An urban forager looking for fruits on a Grewia occidentalis plant. The respondent has provided verbal consent for her photograph to be used for public demonstration of urban foraging.
Picture: Mallika Sardeshpande.

By Mallika Sardeshpande and Charlie Shackleton.

Read the full paper here.

Foraging for food, fibre, fuel, and other resources occurs around the world, but is more recently being observed and studied in cities, particularly in the Global North. Urban foraging can help people to supply and supplement their household economies, as well as satisfy their spiritual and social needs. Rapid urbanisation in the Global South is both a concern and an opportunity to harness urban foraging for biodiversity conservation, equitable development, and sustainable livelihoods.

We interviewed 80 urban foragers in four urban centres in the coastal areas of KwaZulu-Natal province, South Africa, to find out the who, when, why, what, and where of urban foraging. This is a biome with high levels of biodiversity, foraging, human population density, and rate of urbanisation. The sample of interviewees ranged from 18 to 75 years of age, was predominantly female (66%), and comprised of six family members including two children on average.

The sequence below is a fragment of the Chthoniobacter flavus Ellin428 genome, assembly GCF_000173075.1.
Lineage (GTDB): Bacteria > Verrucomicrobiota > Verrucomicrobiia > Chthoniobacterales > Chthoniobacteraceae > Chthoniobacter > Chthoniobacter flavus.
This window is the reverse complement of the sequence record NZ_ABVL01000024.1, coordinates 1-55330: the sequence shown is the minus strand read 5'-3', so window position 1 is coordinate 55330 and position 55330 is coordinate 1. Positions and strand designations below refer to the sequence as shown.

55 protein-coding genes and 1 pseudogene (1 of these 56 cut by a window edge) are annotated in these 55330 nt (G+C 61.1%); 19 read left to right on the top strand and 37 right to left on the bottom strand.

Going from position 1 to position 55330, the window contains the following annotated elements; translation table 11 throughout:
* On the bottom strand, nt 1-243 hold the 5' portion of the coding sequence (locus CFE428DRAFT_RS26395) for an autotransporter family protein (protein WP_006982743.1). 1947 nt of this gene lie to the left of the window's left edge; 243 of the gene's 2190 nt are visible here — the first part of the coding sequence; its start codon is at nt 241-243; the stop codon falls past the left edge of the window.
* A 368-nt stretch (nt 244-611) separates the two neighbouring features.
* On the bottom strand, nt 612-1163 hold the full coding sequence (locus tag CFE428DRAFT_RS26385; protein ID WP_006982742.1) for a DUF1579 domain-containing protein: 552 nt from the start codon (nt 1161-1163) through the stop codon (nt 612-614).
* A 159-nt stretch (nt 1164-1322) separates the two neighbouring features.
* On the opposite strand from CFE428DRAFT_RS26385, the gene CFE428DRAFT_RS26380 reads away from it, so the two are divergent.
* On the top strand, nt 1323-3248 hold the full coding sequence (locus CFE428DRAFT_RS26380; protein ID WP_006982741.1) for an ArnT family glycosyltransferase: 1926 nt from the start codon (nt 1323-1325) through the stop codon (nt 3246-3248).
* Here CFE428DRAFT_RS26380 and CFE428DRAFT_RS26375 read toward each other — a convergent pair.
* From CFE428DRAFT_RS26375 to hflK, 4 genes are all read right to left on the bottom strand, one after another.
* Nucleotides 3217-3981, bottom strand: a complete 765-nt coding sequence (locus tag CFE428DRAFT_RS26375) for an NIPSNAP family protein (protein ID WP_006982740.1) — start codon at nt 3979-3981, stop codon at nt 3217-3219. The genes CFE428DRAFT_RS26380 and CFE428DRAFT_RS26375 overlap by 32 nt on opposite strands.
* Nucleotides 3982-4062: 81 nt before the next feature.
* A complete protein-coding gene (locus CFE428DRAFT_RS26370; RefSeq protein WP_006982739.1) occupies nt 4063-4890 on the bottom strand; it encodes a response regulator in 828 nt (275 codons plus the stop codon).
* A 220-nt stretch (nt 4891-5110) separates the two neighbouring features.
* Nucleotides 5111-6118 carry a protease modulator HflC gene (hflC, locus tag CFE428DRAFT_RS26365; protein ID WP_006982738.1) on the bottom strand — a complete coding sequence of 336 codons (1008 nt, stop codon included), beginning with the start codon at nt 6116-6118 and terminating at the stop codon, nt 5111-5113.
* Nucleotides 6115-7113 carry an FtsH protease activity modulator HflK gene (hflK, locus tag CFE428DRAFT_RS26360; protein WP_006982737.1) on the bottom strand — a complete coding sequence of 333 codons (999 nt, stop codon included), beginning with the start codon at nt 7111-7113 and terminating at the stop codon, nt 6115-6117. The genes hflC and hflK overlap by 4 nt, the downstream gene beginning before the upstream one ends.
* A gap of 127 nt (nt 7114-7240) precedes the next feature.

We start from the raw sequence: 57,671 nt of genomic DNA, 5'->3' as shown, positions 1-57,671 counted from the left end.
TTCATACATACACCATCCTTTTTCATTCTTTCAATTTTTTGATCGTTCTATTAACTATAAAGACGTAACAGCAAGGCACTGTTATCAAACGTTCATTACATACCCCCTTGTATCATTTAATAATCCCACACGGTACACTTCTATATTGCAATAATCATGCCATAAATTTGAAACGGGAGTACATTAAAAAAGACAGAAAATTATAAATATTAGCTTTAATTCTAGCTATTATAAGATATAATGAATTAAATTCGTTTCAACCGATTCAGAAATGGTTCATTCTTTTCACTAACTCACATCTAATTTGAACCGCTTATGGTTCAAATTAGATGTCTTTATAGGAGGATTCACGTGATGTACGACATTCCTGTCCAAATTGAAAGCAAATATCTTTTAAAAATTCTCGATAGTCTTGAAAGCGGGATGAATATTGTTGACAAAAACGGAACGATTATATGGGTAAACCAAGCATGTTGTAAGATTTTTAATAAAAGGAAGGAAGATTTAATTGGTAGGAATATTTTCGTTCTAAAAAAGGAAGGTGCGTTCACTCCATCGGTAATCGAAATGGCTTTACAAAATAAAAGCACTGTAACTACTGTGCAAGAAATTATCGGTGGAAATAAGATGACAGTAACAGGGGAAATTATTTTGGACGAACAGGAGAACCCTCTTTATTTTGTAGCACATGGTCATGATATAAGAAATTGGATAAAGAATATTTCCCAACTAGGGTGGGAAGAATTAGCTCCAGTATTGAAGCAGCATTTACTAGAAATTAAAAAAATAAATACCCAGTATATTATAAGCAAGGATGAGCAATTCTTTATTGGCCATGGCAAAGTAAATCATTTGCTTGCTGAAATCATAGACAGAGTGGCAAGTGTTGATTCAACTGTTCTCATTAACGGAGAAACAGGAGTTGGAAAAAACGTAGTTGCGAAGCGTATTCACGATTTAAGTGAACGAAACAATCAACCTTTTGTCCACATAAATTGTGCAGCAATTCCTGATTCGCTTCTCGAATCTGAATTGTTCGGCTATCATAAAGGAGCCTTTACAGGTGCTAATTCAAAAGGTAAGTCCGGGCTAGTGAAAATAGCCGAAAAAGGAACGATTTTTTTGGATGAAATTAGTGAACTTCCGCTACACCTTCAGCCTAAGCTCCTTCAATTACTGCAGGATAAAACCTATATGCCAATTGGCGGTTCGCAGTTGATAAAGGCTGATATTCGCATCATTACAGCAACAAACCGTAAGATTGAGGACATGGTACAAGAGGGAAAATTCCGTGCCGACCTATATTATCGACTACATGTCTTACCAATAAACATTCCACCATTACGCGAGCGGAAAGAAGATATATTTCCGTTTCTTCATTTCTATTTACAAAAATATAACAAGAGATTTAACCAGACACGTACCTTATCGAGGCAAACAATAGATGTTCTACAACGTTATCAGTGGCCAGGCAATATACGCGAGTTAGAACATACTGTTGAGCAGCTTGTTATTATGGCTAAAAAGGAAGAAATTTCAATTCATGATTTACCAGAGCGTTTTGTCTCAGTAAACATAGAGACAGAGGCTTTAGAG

Most of the respondents foraged in places within a five-kilometre radius of their homes, walking to these places, either with the specific intention of foraging, or during their transit between home and work. Most respondents said they foraged for the recreational and social satisfaction of the activity rather than any economic or material benefits. Respondents foraged in verges, vacant lots, and forests, but not in formal public gardens, although many said they would like to forage in designated foraging gardens.

We report 36 popular and abundant indigenous species of fruits that are foraged in this region, and suggest that greening for recreation and food consider planting these to enhance the cultural, provisioning, and supporting services of the ecosystems they are planted in. We also suggest ways in which existing environmental programmes and development planning could recognise, support, and encourage sustainable foraging to achieve positive and synergistic outcomes for humans and nature through foraging.